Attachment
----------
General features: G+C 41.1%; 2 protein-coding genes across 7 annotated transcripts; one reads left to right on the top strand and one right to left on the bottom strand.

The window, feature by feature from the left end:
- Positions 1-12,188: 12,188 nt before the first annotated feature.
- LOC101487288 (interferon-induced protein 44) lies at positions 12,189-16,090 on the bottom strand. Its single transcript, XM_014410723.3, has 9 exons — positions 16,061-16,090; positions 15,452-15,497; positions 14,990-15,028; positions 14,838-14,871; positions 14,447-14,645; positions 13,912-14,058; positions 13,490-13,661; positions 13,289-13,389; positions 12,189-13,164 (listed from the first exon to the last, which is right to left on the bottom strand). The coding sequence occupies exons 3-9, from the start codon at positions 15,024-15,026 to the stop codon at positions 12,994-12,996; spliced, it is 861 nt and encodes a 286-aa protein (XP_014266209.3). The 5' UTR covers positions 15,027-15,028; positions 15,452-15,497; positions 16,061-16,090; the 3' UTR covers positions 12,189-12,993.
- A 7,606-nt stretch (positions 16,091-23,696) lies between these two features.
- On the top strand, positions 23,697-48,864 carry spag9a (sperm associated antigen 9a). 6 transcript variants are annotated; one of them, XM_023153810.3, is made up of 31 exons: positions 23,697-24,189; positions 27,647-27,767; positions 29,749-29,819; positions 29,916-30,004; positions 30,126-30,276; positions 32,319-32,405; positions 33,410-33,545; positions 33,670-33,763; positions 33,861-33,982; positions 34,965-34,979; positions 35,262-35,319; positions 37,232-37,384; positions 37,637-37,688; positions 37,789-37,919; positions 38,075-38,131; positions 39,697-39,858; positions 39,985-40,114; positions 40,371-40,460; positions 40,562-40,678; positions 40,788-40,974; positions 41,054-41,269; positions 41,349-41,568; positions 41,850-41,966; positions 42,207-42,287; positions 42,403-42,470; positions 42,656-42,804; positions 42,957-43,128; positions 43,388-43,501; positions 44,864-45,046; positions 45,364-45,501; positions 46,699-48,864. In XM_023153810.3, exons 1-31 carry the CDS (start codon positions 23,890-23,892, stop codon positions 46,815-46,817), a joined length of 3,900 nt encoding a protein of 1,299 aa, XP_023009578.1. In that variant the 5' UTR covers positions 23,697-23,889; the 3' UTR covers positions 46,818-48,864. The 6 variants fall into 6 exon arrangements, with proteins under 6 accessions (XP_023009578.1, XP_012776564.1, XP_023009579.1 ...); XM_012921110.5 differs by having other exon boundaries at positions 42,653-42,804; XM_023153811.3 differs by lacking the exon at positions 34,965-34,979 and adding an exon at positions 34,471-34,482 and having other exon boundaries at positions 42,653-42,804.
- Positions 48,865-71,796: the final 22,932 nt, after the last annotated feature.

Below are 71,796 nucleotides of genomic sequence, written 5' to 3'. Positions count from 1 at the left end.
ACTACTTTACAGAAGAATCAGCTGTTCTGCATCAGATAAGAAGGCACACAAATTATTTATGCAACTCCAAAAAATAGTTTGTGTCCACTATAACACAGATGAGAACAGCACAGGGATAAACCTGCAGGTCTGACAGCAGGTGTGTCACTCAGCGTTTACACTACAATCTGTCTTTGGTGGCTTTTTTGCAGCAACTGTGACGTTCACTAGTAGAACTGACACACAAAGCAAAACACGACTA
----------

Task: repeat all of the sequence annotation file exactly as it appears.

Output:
General features: G+C 41.1%; 2 protein-coding genes across 7 annotated transcripts; one reads left to right on the top strand and one right to left on the bottom strand.

The window, feature by feature from the left end:
- Positions 1-12,188: 12,188 nt before the first annotated feature.
- LOC101487288 (interferon-induced protein 44) lies at positions 12,189-16,090 on the bottom strand. Its single transcript, XM_014410723.3, has 9 exons — positions 16,061-16,090; positions 15,452-15,497; positions 14,990-15,028; positions 14,838-14,871; positions 14,447-14,645; positions 13,912-14,058; positions 13,490-13,661; positions 13,289-13,389; positions 12,189-13,164 (listed from the first exon to the last, which is right to left on the bottom strand). The coding sequence occupies exons 3-9, from the start codon at positions 15,024-15,026 to the stop codon at positions 12,994-12,996; spliced, it is 861 nt and encodes a 286-aa protein (XP_014266209.3). The 5' UTR covers positions 15,027-15,028; positions 15,452-15,497; positions 16,061-16,090; the 3' UTR covers positions 12,189-12,993.
- A 7,606-nt stretch (positions 16,091-23,696) lies between these two features.
- On the top strand, positions 23,697-48,864 carry spag9a (sperm associated antigen 9a). 6 transcript variants are annotated; one of them, XM_023153810.3, is made up of 31 exons: positions 23,697-24,189; positions 27,647-27,767; positions 29,749-29,819; positions 29,916-30,004; positions 30,126-30,276; positions 32,319-32,405; positions 33,410-33,545; positions 33,670-33,763; positions 33,861-33,982; positions 34,965-34,979; positions 35,262-35,319; positions 37,232-37,384; positions 37,637-37,688; positions 37,789-37,919; positions 38,075-38,131; positions 39,697-39,858; positions 39,985-40,114; positions 40,371-40,460; positions 40,562-40,678; positions 40,788-40,974; positions 41,054-41,269; positions 41,349-41,568; positions 41,850-41,966; positions 42,207-42,287; positions 42,403-42,470; positions 42,656-42,804; positions 42,957-43,128; positions 43,388-43,501; positions 44,864-45,046; positions 45,364-45,501; positions 46,699-48,864. In XM_023153810.3, exons 1-31 carry the CDS (start codon positions 23,890-23,892, stop codon positions 46,815-46,817), a joined length of 3,900 nt encoding a protein of 1,299 aa, XP_023009578.1. In that variant the 5' UTR covers positions 23,697-23,889; the 3' UTR covers positions 46,818-48,864. The 6 variants fall into 6 exon arrangements, with proteins under 6 accessions (XP_023009578.1, XP_012776564.1, XP_023009579.1 ...); XM_012921110.5 differs by having other exon boundaries at positions 42,653-42,804; XM_023153811.3 differs by lacking the exon at positions 34,965-34,979 and adding an exon at positions 34,471-34,482 and having other exon boundaries at positions 42,653-42,804.
- Positions 48,865-71,796: the final 22,932 nt, after the last annotated feature.

Below are 71,796 nucleotides of genomic sequence, written 5' to 3'. Positions count from 1 at the left end.
ACTACTTTACAGAAGAATCAGCTGTTCTGCATCAGATAAGAAGGCACACAAATTATTTATGCAACTCCAAAAAATAGTTTGTGTCCACTATAACACAGATGAGAACAGCACAGGGATAAACCTGCAGGTCTGACAGCAGGTGTGTCACTCAGCGTTTACACTACAATCTGTCTTTGGTGGCTTTTTTGCAGCAACTGTGACGTTCACTAGTAGAACTGACACACAAAGCAAAACACGACTA